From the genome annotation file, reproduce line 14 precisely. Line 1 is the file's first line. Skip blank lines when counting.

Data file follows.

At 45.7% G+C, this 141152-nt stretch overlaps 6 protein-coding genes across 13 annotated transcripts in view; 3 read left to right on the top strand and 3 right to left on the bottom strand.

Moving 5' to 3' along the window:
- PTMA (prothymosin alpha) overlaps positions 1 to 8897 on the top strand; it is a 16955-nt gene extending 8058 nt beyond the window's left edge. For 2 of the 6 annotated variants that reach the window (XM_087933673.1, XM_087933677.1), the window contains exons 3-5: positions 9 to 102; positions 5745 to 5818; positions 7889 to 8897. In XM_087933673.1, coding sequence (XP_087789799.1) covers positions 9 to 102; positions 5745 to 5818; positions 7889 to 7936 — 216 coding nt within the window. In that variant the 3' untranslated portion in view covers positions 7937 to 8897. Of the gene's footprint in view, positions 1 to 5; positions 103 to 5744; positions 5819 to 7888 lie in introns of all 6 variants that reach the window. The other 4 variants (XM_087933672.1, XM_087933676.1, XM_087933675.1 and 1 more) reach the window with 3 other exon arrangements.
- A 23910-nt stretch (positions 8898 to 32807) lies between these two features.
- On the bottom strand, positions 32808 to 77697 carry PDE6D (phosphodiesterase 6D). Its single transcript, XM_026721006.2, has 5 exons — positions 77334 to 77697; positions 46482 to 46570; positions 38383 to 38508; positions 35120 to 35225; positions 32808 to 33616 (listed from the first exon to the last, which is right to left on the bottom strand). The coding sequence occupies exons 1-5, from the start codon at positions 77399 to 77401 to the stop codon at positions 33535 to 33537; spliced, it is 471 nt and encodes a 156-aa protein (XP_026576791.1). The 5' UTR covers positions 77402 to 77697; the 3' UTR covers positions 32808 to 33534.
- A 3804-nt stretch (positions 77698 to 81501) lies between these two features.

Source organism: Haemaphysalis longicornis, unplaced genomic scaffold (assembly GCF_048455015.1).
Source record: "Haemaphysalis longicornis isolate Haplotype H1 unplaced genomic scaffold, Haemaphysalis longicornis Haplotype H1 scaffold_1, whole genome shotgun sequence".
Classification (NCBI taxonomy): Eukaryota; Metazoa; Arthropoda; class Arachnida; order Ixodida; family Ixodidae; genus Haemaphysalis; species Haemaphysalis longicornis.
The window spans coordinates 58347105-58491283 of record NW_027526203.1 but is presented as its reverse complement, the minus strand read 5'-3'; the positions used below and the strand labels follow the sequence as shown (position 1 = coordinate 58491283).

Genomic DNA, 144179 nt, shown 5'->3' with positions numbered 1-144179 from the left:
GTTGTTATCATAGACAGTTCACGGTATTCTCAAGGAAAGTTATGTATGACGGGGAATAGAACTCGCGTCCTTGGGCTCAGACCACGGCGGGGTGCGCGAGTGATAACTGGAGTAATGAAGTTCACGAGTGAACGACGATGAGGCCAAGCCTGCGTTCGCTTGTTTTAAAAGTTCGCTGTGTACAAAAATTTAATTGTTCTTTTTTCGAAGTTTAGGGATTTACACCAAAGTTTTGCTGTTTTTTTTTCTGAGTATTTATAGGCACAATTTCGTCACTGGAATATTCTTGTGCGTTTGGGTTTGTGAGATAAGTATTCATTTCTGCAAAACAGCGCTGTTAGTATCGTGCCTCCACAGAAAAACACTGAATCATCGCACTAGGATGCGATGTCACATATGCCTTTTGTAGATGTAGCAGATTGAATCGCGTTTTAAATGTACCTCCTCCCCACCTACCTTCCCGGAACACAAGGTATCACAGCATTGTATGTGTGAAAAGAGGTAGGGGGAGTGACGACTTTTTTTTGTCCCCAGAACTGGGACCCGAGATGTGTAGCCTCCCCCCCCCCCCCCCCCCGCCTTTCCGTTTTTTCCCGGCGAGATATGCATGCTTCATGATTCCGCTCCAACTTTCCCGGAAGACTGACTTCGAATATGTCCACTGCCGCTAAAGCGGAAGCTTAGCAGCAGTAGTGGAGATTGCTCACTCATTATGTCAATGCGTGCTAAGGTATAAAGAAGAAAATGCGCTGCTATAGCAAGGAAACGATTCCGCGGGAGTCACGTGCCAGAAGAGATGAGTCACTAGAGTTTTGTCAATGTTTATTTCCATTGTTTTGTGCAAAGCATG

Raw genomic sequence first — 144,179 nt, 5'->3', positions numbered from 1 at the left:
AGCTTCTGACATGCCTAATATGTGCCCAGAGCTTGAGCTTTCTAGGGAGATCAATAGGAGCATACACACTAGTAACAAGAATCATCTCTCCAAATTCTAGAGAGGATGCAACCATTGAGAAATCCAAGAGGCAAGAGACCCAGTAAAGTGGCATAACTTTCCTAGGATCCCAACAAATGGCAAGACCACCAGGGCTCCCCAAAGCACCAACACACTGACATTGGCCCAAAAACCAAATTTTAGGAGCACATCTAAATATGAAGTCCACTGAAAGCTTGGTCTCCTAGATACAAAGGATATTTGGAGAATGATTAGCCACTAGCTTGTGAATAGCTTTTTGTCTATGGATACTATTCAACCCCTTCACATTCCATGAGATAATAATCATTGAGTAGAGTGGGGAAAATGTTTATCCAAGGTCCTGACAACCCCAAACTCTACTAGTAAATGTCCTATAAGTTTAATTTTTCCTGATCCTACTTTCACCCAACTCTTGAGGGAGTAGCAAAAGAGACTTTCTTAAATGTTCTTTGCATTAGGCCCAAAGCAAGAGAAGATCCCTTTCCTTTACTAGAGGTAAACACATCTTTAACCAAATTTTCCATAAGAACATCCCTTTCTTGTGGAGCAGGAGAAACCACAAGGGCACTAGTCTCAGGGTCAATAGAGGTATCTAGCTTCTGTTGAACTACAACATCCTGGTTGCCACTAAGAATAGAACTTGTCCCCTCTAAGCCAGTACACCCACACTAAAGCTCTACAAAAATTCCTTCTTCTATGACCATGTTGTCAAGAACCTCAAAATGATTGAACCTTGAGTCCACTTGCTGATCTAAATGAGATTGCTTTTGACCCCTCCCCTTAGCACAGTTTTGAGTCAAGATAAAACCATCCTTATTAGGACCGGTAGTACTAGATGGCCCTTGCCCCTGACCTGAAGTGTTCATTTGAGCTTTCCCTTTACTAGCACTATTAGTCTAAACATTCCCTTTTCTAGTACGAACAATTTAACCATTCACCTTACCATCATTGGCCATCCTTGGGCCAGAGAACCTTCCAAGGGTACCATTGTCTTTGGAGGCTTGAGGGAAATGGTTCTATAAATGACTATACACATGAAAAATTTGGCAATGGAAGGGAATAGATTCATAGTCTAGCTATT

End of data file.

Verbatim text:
AGCTTCTGACATGCCTAATATGTGCCCAGAGCTTGAGCTTTCTAGGGAGATCAATAGGAGCATACACACTAGTAACAAGAATCATCTCTCCAAATTCTAGAGAGGATGCAACCATTGAGAAATCCAAGAGGCAAGAGACCCAGTAAAGTGGCATAACTTTCCTAGGATCCCAACAAATGGCAAGACCACCAGGGCTCCCCAAAGCACCAACACACTGACATTGGCCCAAAAACCAAATTTTAGGAGCACATCTAAATATGAAGTCCACTGAAAGCTTGGTCTCCTAGATACAAAGGATATTTGGAGAATGATTAGCCACTAGCTTGTGAATAGCTTTTTGTCTATGGATACTATTCAACCCCTTCACATTCCATGAGATAATAATCATTGAGTAGAGTGGGGAAAATGTTTATCCAAGGTCCTGACAACCCCAAACTCTACTAGTAAATGTCCTATAAGTTTAATTTTTCCTGATCCTACTTTCACCCAACTCTTGAGGGAGTAGCAAAAGAGACTTTCTTAAATGTTCTTTGCATTAGGCCCAAAGCAAGAGAAGATCCCTTTCCTTTACTAGAGGTAAACACATCTTTAACCAAATTTTCCATAAGAACATCCCTTTCTTGTGGAGCAGGAGAAACCACAAGGGCACTAGTCTCAGGGTCAATAGAGGTATCTAGCTTCTGTTGAACTACAACATCCTGGTTGCCACTAAGAATAGAACTTGTCCCCTCTAAGCCAGTACACCCACACTAAAGCTCTACAAAAATTCCTTCTTCTATGACCATGTTGTCAAGAACCTCAAAATGATTGAACCTTGAGTCCACTTGCTGATCTAAATGAGATTGCTTTTGACCCCTCCCCTTAGCACAGTTTTGAGTCAAGATAAAACCATCCTTATTAGGACCGGTAGTACTAGATGGCCCTTGCCCCTGACCTGAAGTGTTCATTTGAGCTTTCCCTTTACTAGCACTATTAGTCTAAACATTCCCTTTTCTAGTACGAACAATTTAACCATTCACCTTACCATCATTGGCCATCCTTGGGCCAGAGAACCTTCCAAGGGTACCATTGTCTTTGGAGGCTTGAGGGAAATGGTTCTATAAATGACTATACACATGAAAAATTTGGCAATGGAAGGGAATAGATTCATAGTCTAGCTATT